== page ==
Catching up with photographer Martin Waters, Getintothis finds out he has more than enough tips for the first time gig shooter.
Photographers are a funny breed, they spend most of their time moaning about the lighting, the deadlines and the no black and white rule for images, but when you sit down to talk to them they’re always open to giving tips to those new to the business. Getintothis’ photographer Martin Waters is no exception and, as one of the GIT regulars, he’s happy to talk about what makes a good photographer. He’s shot numerous bands and this year alone has seen him hiking around Sound City, LIMF, FestEvol and hanging out in more Liverpool music venues than he’d care to mention shooting the likes of ABC, Cream, Paul Heaton, Cancer Bats, Eliza and the Bear and Battles, to name a few. Getintothis sat down with him to ask how it all began.
Getintothis: Tell us a bit about yourself and how you got into photography.
MW: I’ve always been interested in photography and growing up I’d spend an absolute age photographing planes at airshows and standing at the end of runways – so yeah bit of a plane spotter geek in the past there – in fact, there’s a whole mass of photos in boxes in my parent’s house full of awful pictures of planes. Things just grew from there really, I got the opportunity to shoot various events and press launches before moving into music photography as the next obvious step. I enjoy other types of photography and shoot a lot, but I keep coming back to music photography as the thing that tends to excite me. I’ve done a fair few Sound City’s and every year I say it’s the last one as it’s a killer of a weekend, but I’ll still be back next year swearing it’s my last one. I had an enforced break recently as I damaged my hand so wasn’t accepting gigs, but now I’m fighting fit and ready to get back in the pit.
Getintothis: What was the first gig you shot?
MW: I’ve put some real thought into this and I genuinely couldn’t tell you. What that probably means is it wasn’t anything glamorous, so it was a no name band somewhere with shocking lighting, wasn’t done with a photo pass or with anything approaching official access and probably wasn’t even planned. I’m bound to still have the shots on one of my many hard drives stashed away somewhere but as for actually being able to say ‘this is where it all started’ I’m at a loss to say, to be honest. Maybe I’ll pinpoint exactly who it was for my memoirs, to be serialised by Getintothis obviously!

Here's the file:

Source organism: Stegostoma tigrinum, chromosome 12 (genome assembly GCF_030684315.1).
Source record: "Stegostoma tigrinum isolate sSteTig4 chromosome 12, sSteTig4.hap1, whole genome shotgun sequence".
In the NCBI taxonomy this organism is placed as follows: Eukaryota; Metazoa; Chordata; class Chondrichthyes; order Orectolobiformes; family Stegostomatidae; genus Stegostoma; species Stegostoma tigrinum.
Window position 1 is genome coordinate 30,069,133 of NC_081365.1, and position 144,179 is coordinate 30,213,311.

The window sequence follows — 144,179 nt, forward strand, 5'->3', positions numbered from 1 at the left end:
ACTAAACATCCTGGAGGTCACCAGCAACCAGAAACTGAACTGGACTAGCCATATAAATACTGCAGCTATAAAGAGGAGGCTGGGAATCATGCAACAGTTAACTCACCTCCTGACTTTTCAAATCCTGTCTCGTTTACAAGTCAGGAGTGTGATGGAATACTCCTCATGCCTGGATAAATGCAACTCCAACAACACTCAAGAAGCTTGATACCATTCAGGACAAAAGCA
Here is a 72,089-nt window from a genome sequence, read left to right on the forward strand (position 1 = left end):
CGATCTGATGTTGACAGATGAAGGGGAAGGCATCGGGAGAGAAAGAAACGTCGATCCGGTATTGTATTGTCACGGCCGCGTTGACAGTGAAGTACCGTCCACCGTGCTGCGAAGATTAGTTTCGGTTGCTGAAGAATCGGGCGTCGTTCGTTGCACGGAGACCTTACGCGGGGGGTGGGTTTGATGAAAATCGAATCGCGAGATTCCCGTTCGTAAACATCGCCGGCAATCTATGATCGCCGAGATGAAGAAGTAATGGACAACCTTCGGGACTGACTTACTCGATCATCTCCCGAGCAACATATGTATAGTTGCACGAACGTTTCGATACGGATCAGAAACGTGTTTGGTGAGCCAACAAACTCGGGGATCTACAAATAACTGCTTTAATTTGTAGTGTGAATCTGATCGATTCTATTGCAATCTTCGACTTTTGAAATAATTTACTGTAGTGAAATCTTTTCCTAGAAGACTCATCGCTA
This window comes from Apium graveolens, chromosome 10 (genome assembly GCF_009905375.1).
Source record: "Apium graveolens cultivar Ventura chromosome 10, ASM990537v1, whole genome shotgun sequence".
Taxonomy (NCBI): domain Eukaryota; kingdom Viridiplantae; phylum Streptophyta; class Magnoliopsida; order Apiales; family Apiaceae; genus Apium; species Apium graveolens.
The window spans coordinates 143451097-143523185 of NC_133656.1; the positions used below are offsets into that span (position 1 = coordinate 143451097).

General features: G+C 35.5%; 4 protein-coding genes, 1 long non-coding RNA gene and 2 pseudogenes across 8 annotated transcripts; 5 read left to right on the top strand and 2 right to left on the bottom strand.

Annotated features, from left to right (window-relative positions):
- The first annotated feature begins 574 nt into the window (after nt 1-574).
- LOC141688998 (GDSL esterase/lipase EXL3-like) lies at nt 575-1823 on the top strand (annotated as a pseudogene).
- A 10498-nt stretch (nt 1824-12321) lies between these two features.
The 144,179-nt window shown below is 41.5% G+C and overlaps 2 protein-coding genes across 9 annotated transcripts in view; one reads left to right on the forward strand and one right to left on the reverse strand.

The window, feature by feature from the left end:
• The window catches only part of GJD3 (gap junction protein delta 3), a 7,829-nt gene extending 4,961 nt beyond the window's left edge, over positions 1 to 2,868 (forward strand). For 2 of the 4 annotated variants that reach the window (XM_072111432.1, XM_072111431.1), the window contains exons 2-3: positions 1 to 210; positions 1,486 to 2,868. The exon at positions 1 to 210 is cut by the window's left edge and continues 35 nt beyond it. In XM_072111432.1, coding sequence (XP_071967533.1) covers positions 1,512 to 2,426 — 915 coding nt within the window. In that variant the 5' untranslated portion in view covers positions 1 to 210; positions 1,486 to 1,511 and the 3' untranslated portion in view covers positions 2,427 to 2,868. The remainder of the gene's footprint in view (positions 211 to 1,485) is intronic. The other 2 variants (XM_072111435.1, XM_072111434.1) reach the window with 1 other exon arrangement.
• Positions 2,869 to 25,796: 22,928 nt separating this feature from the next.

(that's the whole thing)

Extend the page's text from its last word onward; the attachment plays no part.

Getintothis: So what’s in your camera bag when you’re shooting?
MW: Far, far too much. That thing starts to weigh a ton and when you consider I clocked 9 miles shooting just one day of LIMF you can see why I always look shattered. I’m currently dragging around a Canon 6D (with a 7D as a backup body on festivals and the like) and any number of lenses – including a 200mm, 50mm, 24-70mm, 85mm, 17-40mm and a 15mm wide angle. There’s also a flash, mini tripod, notebook, torch, loads of batteries, various cloths and a mobile phone charger. It all actually depends on where I’m shooting. If it’s at the Phil then I know you can only shoot from the sound desk at the back so I’ll only really need the 200mm and a teleconverter otherwise I’m just carrying dead weight.
Getintothis: Which is your favourite shot?
MW: I’m going to go for one taken from the very back of the Kazimier during The Sundowner’s first album launch. For some reason, Getintothis had scheduled me to shoot both the Kaz and the Shipping Forecast at the same time, so I was essentially grabbing a few shots of a band then running to the second venue and doing the same before heading back again. The doormen had a bet on me having a heart attack. By the time the Sundowners came on I was shattered, I got a few shots up front then, rather than heading off, I went to to the back to find a wall to lean against just to enjoy the show. That’s when I took out the wide angle and grabbed the shot which I think sums them up as well as just what the Kaz was about. The Sundowners liked it enough to get a copy which is always nice.
Getintothis: Any terrible or fun shoots you’d like to share?